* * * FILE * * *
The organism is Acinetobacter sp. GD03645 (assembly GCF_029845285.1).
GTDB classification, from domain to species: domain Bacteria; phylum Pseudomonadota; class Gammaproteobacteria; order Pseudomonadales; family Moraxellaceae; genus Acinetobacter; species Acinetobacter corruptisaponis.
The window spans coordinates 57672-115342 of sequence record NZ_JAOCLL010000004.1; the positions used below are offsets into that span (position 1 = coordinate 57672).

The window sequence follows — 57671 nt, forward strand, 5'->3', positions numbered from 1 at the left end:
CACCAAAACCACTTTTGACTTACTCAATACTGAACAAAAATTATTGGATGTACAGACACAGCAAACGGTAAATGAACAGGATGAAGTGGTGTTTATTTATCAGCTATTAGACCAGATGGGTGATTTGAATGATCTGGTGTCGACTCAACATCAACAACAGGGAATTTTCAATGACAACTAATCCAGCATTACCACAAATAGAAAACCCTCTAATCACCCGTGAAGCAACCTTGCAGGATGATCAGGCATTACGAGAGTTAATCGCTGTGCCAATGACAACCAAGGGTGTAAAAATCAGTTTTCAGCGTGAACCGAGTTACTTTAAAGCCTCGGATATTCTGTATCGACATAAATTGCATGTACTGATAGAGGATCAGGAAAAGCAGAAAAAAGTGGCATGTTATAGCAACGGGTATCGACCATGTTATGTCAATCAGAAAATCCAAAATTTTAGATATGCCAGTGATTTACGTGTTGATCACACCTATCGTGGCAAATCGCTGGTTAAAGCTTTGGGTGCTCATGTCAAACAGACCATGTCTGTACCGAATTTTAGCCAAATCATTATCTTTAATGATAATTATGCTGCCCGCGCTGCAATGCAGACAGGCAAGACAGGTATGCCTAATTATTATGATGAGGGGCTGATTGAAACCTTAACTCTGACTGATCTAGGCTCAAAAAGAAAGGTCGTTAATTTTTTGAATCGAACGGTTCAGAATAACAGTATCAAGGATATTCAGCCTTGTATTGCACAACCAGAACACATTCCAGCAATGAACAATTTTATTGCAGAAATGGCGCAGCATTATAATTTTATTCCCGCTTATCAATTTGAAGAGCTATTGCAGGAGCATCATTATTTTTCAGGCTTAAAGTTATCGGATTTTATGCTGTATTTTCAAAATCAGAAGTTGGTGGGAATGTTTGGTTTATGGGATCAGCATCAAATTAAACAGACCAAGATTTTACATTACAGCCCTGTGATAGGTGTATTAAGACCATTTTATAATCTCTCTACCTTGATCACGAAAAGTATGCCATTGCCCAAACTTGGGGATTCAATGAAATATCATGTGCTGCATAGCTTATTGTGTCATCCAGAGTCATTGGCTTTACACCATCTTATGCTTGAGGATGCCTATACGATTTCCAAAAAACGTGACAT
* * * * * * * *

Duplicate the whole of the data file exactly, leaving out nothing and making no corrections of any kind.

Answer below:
The organism is Acinetobacter sp. GD03645 (assembly GCF_029845285.1).
GTDB classification, from domain to species: domain Bacteria; phylum Pseudomonadota; class Gammaproteobacteria; order Pseudomonadales; family Moraxellaceae; genus Acinetobacter; species Acinetobacter corruptisaponis.
The window spans coordinates 57672-115342 of sequence record NZ_JAOCLL010000004.1; the positions used below are offsets into that span (position 1 = coordinate 57672).

The window sequence follows — 57671 nt, forward strand, 5'->3', positions numbered from 1 at the left end:
CACCAAAACCACTTTTGACTTACTCAATACTGAACAAAAATTATTGGATGTACAGACACAGCAAACGGTAAATGAACAGGATGAAGTGGTGTTTATTTATCAGCTATTAGACCAGATGGGTGATTTGAATGATCTGGTGTCGACTCAACATCAACAACAGGGAATTTTCAATGACAACTAATCCAGCATTACCACAAATAGAAAACCCTCTAATCACCCGTGAAGCAACCTTGCAGGATGATCAGGCATTACGAGAGTTAATCGCTGTGCCAATGACAACCAAGGGTGTAAAAATCAGTTTTCAGCGTGAACCGAGTTACTTTAAAGCCTCGGATATTCTGTATCGACATAAATTGCATGTACTGATAGAGGATCAGGAAAAGCAGAAAAAAGTGGCATGTTATAGCAACGGGTATCGACCATGTTATGTCAATCAGAAAATCCAAAATTTTAGATATGCCAGTGATTTACGTGTTGATCACACCTATCGTGGCAAATCGCTGGTTAAAGCTTTGGGTGCTCATGTCAAACAGACCATGTCTGTACCGAATTTTAGCCAAATCATTATCTTTAATGATAATTATGCTGCCCGCGCTGCAATGCAGACAGGCAAGACAGGTATGCCTAATTATTATGATGAGGGGCTGATTGAAACCTTAACTCTGACTGATCTAGGCTCAAAAAGAAAGGTCGTTAATTTTTTGAATCGAACGGTTCAGAATAACAGTATCAAGGATATTCAGCCTTGTATTGCACAACCAGAACACATTCCAGCAATGAACAATTTTATTGCAGAAATGGCGCAGCATTATAATTTTATTCCCGCTTATCAATTTGAAGAGCTATTGCAGGAGCATCATTATTTTTCAGGCTTAAAGTTATCGGATTTTATGCTGTATTTTCAAAATCAGAAGTTGGTGGGAATGTTTGGTTTATGGGATCAGCATCAAATTAAACAGACCAAGATTTTACATTACAGCCCTGTGATAGGTGTATTAAGACCATTTTATAATCTCTCTACCTTGATCACGAAAAGTATGCCATTGCCCAAACTTGGGGATTCAATGAAATATCATGTGCTGCATAGCTTATTGTGTCATCCAGAGTCATTGGCTTTACACCATCTTATGCTTGAGGATGCCTATACGATTTCCAAAAAACGTGACAT